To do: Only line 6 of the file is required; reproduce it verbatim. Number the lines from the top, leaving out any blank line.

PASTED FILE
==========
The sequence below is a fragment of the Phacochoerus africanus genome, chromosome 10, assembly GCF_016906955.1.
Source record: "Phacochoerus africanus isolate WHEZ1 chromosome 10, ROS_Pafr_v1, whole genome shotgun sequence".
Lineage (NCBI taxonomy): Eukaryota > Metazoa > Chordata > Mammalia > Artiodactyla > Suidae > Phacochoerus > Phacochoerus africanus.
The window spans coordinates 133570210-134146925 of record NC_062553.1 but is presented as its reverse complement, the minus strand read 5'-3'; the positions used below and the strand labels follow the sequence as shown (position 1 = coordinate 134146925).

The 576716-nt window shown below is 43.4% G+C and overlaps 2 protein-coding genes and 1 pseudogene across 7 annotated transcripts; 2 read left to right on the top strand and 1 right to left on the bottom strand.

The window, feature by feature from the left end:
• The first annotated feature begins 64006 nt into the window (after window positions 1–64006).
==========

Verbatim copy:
The window, feature by feature from the left end: